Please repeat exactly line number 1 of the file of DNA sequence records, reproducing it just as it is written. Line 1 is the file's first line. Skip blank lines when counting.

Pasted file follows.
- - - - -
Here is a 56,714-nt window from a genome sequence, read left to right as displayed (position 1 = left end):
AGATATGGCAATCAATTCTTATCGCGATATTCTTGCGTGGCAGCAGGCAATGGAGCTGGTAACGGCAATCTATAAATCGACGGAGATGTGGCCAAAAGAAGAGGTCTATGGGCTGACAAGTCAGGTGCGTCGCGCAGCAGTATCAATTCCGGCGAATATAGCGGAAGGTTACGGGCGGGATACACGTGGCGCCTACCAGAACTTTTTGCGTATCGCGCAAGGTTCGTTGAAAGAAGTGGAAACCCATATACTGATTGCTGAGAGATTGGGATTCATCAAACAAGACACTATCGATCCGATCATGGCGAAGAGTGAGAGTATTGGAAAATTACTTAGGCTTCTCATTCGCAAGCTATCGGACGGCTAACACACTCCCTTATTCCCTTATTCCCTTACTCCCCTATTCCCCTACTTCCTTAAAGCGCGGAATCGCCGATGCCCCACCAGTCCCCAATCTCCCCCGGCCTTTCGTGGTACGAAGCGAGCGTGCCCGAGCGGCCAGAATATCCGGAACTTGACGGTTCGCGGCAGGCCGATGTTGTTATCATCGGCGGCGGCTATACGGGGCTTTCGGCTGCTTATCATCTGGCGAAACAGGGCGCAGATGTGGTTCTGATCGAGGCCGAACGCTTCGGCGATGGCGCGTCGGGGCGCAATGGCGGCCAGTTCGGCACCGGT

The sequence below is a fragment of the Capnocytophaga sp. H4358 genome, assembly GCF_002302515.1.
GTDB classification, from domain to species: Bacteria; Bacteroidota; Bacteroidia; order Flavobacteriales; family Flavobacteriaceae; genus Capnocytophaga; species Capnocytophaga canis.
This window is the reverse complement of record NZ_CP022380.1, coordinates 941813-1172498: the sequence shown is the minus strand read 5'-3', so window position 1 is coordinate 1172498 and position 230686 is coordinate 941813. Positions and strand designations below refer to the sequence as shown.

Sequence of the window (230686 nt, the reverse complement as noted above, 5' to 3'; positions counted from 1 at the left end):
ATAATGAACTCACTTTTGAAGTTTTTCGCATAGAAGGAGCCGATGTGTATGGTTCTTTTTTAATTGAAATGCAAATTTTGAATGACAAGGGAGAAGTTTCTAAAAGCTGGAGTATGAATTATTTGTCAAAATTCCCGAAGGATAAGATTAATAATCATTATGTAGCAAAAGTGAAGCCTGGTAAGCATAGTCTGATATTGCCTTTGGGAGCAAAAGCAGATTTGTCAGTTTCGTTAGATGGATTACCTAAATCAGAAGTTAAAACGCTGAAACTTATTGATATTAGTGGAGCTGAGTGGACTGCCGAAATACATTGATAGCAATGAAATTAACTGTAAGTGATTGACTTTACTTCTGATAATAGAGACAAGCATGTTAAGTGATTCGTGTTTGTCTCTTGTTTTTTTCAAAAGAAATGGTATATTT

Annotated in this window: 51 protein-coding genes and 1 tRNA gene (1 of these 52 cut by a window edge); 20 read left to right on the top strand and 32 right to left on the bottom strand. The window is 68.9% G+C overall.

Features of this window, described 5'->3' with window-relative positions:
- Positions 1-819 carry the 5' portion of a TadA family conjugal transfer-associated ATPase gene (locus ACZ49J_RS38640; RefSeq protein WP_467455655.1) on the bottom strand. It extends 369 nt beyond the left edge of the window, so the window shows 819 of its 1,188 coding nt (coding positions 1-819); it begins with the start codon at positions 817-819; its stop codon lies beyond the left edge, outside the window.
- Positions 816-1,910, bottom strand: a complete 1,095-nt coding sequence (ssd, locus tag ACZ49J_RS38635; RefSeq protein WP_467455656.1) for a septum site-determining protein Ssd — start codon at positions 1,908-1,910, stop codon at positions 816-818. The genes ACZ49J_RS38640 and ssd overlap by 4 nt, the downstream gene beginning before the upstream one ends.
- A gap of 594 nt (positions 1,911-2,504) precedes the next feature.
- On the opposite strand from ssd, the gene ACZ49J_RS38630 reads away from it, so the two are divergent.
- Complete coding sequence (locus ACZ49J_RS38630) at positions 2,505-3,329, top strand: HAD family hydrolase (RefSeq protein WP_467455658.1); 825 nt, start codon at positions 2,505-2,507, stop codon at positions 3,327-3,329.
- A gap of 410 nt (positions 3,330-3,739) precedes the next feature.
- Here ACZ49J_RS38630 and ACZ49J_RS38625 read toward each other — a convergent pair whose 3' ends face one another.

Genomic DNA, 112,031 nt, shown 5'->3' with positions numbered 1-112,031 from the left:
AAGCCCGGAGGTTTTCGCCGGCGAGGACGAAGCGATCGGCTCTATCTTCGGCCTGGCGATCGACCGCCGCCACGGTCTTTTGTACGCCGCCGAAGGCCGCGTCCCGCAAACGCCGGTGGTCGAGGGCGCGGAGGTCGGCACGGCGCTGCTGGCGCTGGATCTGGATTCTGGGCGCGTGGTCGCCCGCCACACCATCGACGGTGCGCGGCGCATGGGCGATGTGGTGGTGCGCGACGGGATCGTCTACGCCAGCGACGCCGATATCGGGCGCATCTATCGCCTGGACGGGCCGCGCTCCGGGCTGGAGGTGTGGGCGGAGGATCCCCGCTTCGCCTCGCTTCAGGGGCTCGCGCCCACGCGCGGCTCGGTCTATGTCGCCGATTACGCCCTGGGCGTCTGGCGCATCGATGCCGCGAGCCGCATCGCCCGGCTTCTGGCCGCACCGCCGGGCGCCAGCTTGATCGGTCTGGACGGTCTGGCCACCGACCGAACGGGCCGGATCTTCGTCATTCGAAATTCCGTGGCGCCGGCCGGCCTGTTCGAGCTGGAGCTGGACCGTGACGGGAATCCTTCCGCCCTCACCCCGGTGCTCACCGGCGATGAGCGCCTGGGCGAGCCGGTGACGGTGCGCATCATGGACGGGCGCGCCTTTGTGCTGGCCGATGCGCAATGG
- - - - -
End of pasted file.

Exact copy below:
Here is a 56,714-nt window from a genome sequence, read left to right as displayed (position 1 = left end):